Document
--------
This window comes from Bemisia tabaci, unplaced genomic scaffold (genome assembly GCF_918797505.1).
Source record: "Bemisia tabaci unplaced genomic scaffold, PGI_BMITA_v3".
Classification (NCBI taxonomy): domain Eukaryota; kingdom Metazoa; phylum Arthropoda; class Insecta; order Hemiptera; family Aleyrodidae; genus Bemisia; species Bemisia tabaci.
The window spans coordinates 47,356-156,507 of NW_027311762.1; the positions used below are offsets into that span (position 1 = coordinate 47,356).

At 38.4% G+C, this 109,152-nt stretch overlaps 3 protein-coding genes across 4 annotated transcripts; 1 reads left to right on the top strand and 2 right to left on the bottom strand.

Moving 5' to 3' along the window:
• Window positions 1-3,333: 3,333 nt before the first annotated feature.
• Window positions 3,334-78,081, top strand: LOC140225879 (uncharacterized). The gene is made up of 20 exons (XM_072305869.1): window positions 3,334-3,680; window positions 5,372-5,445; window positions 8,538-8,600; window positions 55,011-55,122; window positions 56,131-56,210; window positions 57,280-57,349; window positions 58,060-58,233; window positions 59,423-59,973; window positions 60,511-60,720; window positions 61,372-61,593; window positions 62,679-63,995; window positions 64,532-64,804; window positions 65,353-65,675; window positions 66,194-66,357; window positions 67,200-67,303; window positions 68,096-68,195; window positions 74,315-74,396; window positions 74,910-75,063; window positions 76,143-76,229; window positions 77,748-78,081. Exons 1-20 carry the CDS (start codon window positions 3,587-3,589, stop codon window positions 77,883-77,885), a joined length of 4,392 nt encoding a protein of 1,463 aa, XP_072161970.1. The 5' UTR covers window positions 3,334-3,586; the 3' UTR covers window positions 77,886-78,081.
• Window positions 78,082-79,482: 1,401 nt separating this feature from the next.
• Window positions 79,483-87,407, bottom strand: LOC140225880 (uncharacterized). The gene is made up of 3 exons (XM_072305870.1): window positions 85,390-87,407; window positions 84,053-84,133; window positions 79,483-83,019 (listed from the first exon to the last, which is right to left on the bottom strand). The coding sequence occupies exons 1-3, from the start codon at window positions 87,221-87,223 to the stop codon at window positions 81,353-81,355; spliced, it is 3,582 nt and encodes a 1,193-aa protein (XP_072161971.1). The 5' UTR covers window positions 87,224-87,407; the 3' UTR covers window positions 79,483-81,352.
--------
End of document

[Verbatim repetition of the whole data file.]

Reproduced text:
This window comes from Bemisia tabaci, unplaced genomic scaffold (genome assembly GCF_918797505.1).
Source record: "Bemisia tabaci unplaced genomic scaffold, PGI_BMITA_v3".
Classification (NCBI taxonomy): domain Eukaryota; kingdom Metazoa; phylum Arthropoda; class Insecta; order Hemiptera; family Aleyrodidae; genus Bemisia; species Bemisia tabaci.
The window spans coordinates 47,356-156,507 of NW_027311762.1; the positions used below are offsets into that span (position 1 = coordinate 47,356).

At 38.4% G+C, this 109,152-nt stretch overlaps 3 protein-coding genes across 4 annotated transcripts; 1 reads left to right on the top strand and 2 right to left on the bottom strand.

Moving 5' to 3' along the window:
• Window positions 1-3,333: 3,333 nt before the first annotated feature.
• Window positions 3,334-78,081, top strand: LOC140225879 (uncharacterized). The gene is made up of 20 exons (XM_072305869.1): window positions 3,334-3,680; window positions 5,372-5,445; window positions 8,538-8,600; window positions 55,011-55,122; window positions 56,131-56,210; window positions 57,280-57,349; window positions 58,060-58,233; window positions 59,423-59,973; window positions 60,511-60,720; window positions 61,372-61,593; window positions 62,679-63,995; window positions 64,532-64,804; window positions 65,353-65,675; window positions 66,194-66,357; window positions 67,200-67,303; window positions 68,096-68,195; window positions 74,315-74,396; window positions 74,910-75,063; window positions 76,143-76,229; window positions 77,748-78,081. Exons 1-20 carry the CDS (start codon window positions 3,587-3,589, stop codon window positions 77,883-77,885), a joined length of 4,392 nt encoding a protein of 1,463 aa, XP_072161970.1. The 5' UTR covers window positions 3,334-3,586; the 3' UTR covers window positions 77,886-78,081.
• Window positions 78,082-79,482: 1,401 nt separating this feature from the next.
• Window positions 79,483-87,407, bottom strand: LOC140225880 (uncharacterized). The gene is made up of 3 exons (XM_072305870.1): window positions 85,390-87,407; window positions 84,053-84,133; window positions 79,483-83,019 (listed from the first exon to the last, which is right to left on the bottom strand). The coding sequence occupies exons 1-3, from the start codon at window positions 87,221-87,223 to the stop codon at window positions 81,353-81,355; spliced, it is 3,582 nt and encodes a 1,193-aa protein (XP_072161971.1). The 5' UTR covers window positions 87,224-87,407; the 3' UTR covers window positions 79,483-81,352.